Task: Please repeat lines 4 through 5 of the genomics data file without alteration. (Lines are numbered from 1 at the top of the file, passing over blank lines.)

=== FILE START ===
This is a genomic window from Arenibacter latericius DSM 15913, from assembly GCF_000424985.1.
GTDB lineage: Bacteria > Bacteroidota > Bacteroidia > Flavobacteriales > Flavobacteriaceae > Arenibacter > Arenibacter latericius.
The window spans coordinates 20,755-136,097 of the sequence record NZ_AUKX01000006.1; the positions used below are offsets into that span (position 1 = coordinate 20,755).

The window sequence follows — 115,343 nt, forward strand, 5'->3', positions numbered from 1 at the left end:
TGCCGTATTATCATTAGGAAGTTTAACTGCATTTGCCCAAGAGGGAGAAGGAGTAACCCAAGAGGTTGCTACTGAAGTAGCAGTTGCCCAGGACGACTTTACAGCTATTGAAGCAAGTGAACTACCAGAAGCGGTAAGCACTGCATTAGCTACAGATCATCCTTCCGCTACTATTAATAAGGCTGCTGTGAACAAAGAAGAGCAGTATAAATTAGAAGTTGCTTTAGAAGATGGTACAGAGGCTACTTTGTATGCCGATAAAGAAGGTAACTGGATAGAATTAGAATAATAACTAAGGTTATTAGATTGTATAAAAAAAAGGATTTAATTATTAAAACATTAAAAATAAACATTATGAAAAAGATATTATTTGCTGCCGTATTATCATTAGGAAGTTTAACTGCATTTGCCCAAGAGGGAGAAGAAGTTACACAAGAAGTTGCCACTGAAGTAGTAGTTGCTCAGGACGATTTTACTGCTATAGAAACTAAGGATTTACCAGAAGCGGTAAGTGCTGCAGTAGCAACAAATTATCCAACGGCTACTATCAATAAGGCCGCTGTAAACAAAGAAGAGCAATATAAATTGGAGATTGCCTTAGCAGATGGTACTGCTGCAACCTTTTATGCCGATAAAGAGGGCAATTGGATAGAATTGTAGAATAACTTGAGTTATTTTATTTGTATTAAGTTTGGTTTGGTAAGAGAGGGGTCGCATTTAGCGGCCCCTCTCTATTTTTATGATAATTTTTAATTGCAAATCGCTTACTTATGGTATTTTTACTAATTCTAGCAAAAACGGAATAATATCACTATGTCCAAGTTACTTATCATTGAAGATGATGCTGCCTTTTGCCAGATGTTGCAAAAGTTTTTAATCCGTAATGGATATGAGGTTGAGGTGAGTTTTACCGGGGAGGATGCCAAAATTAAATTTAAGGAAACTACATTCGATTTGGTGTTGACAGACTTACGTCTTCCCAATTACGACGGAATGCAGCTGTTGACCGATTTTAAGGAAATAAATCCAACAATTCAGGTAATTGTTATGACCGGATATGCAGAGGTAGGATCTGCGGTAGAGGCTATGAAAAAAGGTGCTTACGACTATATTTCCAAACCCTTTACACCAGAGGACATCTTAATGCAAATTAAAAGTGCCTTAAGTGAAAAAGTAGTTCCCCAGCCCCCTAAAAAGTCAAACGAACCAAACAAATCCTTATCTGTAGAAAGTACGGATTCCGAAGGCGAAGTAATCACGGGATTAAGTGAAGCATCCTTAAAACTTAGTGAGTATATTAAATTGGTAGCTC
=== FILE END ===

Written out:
The window sequence follows — 115,343 nt, forward strand, 5'->3', positions numbered from 1 at the left end:
TGCCGTATTATCATTAGGAAGTTTAACTGCATTTGCCCAAGAGGGAGAAGGAGTAACCCAAGAGGTTGCTACTGAAGTAGCAGTTGCCCAGGACGACTTTACAGCTATTGAAGCAAGTGAACTACCAGAAGCGGTAAGCACTGCATTAGCTACAGATCATCCTTCCGCTACTATTAATAAGGCTGCTGTGAACAAAGAAGAGCAGTATAAATTAGAAGTTGCTTTAGAAGATGGTACAGAGGCTACTTTGTATGCCGATAAAGAAGGTAACTGGATAGAATTAGAATAATAACTAAGGTTATTAGATTGTATAAAAAAAAGGATTTAATTATTAAAACATTAAAAATAAACATTATGAAAAAGATATTATTTGCTGCCGTATTATCATTAGGAAGTTTAACTGCATTTGCCCAAGAGGGAGAAGAAGTTACACAAGAAGTTGCCACTGAAGTAGTAGTTGCTCAGGACGATTTTACTGCTATAGAAACTAAGGATTTACCAGAAGCGGTAAGTGCTGCAGTAGCAACAAATTATCCAACGGCTACTATCAATAAGGCCGCTGTAAACAAAGAAGAGCAATATAAATTGGAGATTGCCTTAGCAGATGGTACTGCTGCAACCTTTTATGCCGATAAAGAGGGCAATTGGATAGAATTGTAGAATAACTTGAGTTATTTTATTTGTATTAAGTTTGGTTTGGTAAGAGAGGGGTCGCATTTAGCGGCCCCTCTCTATTTTTATGATAATTTTTAATTGCAAATCGCTTACTTATGGTATTTTTACTAATTCTAGCAAAAACGGAATAATATCACTATGTCCAAGTTACTTATCATTGAAGATGATGCTGCCTTTTGCCAGATGTTGCAAAAGTTTTTAATCCGTAATGGATATGAGGTTGAGGTGAGTTTTACCGGGGAGGATGCCAAAATTAAATTTAAGGAAACTACATTCGATTTGGTGTTGACAGACTTACGTCTTCCCAATTACGACGGAATGCAGCTGTTGACCGATTTTAAGGAAATAAATCCAACAATTCAGGTAATTGTTATGACCGGATATGCAGAGGTAGGATCTGCGGTAGAGGCTATGAAAAAAGGTGCTTACGACTATATTTCCAAACCCTTTACACCAGAGGACATCTTAATGCAAATTAAAAGTGCCTTAAGTGAAAAAGTAGTTCCCCAGCCCCCTAAAAAGTCAAACGAACCAAACAAATCCTTATCTGTAGAAAGTACGGATTCCGAAGGCGAAGTAATCACGGGATTAAGTGAAGCATCCTTAAAACTTAGTGAGTATATTAAATTGGTAGCTC